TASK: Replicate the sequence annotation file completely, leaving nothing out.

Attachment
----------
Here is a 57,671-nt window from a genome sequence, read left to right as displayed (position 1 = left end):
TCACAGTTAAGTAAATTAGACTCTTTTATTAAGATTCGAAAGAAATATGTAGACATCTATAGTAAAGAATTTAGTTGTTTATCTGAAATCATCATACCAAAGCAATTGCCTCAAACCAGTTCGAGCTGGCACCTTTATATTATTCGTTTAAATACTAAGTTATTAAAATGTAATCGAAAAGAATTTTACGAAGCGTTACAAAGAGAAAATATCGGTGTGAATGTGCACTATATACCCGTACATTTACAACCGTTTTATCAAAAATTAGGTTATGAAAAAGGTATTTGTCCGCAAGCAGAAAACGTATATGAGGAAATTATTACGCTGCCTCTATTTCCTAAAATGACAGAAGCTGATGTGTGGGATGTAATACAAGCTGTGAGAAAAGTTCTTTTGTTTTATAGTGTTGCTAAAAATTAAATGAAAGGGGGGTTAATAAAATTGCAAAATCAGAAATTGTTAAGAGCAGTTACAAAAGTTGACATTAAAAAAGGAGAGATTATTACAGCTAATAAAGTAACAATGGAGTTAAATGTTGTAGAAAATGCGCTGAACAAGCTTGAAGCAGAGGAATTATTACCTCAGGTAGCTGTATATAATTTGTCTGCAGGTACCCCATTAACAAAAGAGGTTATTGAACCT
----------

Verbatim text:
Here is a 57,671-nt window from a genome sequence, read left to right as displayed (position 1 = left end):
TCACAGTTAAGTAAATTAGACTCTTTTATTAAGATTCGAAAGAAATATGTAGACATCTATAGTAAAGAATTTAGTTGTTTATCTGAAATCATCATACCAAAGCAATTGCCTCAAACCAGTTCGAGCTGGCACCTTTATATTATTCGTTTAAATACTAAGTTATTAAAATGTAATCGAAAAGAATTTTACGAAGCGTTACAAAGAGAAAATATCGGTGTGAATGTGCACTATATACCCGTACATTTACAACCGTTTTATCAAAAATTAGGTTATGAAAAAGGTATTTGTCCGCAAGCAGAAAACGTATATGAGGAAATTATTACGCTGCCTCTATTTCCTAAAATGACAGAAGCTGATGTGTGGGATGTAATACAAGCTGTGAGAAAAGTTCTTTTGTTTTATAGTGTTGCTAAAAATTAAATGAAAGGGGGGTTAATAAAATTGCAAAATCAGAAATTGTTAAGAGCAGTTACAAAAGTTGACATTAAAAAAGGAGAGATTATTACAGCTAATAAAGTAACAATGGAGTTAAATGTTGTAGAAAATGCGCTGAACAAGCTTGAAGCAGAGGAATTATTACCTCAGGTAGCTGTATATAATTTGTCTGCAGGTACCCCATTAACAAAAGAGGTTATTGAACCT